Last month we looked at using foam rollers and the benefits of regular self release. We continue on with some other massage and release options in this post – specifically bringing in various balls and when to use them.
Various types of common balls make great self massage and self release tools. Think of them as complementary to foam rollers. Balls work really well as they are usually smaller than foam rollers. So they can be used to target smaller areas. They can be softer (rubber balls or tennis balls) and/or firmer than the rollers (especially hockey balls golf balls and softballs) importantly they also can have different surfaces eg smooth spiky or bumpy.(See photo above for the variety of balls you can use)
Balls are great for their portability. They can be easily put in a gym bag or travel bag to take with you when away from home. They are small and light so easy to pack and transport. They can be used at home, at work or wherever you exercise, or a hotel room or accommodation at events.
Like the roller they are beneficial by allowing better movement, less restriction and may help to reduce injury risk in the long term due to this. They can be used anywhere on the body and will often be quite relaxing after using them.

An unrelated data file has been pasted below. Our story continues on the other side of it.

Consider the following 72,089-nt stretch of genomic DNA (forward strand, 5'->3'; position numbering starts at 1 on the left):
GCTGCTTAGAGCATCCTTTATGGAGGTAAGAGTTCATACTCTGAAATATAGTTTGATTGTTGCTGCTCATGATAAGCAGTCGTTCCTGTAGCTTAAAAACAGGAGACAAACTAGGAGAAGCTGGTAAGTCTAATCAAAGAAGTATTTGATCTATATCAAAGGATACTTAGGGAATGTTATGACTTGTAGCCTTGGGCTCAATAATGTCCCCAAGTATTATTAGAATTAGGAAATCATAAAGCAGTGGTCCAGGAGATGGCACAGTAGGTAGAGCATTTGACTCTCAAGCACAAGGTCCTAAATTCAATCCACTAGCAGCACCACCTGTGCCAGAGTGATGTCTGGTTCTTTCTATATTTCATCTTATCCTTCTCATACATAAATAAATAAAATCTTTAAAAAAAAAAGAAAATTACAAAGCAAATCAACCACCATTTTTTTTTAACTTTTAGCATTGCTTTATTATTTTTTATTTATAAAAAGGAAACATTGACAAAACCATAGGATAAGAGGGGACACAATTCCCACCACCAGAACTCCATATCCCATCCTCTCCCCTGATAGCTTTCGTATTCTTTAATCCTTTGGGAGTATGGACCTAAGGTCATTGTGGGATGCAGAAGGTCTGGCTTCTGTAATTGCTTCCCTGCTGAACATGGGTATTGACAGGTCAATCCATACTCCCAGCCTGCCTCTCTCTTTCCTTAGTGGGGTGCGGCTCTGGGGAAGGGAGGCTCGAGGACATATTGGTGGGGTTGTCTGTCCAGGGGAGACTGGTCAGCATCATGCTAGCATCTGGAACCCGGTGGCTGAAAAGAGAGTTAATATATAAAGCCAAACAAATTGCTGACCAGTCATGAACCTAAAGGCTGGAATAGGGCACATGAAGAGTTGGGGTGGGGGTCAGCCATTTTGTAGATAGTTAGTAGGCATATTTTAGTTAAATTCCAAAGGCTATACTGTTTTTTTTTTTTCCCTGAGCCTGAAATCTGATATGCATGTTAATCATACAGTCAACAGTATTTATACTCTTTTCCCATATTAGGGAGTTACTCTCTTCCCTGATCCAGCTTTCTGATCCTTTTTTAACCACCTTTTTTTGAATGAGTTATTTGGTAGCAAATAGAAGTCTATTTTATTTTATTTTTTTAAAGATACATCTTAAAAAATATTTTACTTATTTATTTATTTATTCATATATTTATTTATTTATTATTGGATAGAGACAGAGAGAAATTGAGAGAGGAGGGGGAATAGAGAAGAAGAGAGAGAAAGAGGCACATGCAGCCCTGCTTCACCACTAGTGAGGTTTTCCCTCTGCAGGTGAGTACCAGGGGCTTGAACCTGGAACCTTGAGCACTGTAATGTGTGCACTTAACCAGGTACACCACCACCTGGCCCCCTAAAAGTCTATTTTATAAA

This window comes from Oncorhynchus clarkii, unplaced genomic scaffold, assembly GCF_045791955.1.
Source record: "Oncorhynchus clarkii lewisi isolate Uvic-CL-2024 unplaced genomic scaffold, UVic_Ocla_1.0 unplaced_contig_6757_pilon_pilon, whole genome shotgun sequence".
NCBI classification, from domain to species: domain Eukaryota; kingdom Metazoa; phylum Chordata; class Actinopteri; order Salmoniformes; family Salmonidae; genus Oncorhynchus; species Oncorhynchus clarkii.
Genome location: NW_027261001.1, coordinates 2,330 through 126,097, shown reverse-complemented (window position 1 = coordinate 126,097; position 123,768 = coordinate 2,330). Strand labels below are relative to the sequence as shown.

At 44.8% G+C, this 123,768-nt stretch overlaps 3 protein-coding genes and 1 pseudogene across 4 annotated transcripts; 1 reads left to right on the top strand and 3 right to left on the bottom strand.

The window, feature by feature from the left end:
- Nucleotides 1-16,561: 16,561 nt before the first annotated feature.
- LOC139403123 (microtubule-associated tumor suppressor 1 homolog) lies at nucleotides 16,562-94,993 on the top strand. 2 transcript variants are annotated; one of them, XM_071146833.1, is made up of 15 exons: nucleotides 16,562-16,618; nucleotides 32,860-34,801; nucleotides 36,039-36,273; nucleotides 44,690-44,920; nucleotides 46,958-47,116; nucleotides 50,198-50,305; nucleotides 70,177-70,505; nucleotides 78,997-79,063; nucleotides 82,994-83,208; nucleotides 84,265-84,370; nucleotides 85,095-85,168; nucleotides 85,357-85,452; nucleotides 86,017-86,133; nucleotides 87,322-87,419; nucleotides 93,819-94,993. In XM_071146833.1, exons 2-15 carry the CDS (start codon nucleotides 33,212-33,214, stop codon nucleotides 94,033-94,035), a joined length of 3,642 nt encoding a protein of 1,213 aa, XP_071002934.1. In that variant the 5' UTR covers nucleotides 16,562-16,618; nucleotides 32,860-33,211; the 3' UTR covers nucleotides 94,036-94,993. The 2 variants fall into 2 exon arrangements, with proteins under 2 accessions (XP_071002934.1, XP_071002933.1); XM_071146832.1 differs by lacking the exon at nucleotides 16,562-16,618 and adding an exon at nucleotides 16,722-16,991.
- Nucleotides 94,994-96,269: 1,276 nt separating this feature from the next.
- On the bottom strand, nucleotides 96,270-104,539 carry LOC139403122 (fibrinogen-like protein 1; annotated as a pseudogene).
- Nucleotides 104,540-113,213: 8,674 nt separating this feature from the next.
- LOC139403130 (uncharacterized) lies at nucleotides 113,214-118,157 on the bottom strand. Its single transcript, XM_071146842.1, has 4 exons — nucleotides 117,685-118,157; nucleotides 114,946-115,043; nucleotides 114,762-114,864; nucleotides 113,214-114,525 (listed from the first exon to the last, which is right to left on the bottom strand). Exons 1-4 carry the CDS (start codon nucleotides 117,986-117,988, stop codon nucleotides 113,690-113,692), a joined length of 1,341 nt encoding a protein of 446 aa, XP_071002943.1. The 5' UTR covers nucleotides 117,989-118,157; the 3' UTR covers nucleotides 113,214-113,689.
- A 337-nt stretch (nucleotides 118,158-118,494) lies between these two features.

As for the roller I encourage my clients and athletes to use them pre exercise and pre racing as part of their preparation and warm up routines, often in the mornings. After exercise or competition they are fantastic as a warm down routine or recovery session. Try to do your release work before your stretching exercises.
Start at ball of your foot. Roll to your heel, stopping and applying pressure on any trigger points you find along the way. Don’t forget to get the insides and outsides of your feet. (as shown by Ilse Petersen)
Chest and Shoulder
These are great releases for tightness or stiffness around the shoulder joint as well as being useful for upper back and neck to allow freedom of movement. (as shown by Sean O'Rourke)
Place the ball under the thigh in the belly of the hamstring muscle. Push down firmly onto the ball and raise the foot. As you extend the leg you will feel the pressure increase.
With the ball under the outside of the butt, drop the knee and roll around to find the tight points. Sit on these for 15-30 seconds then move onto the next. Great to help prevent lower back pain, sciatic pain. (as shown by Sean O'Rourke)
As with the glute release but place the ball at the top of the thigh, just below the hip joint. (as shown by Sean O'Rourke)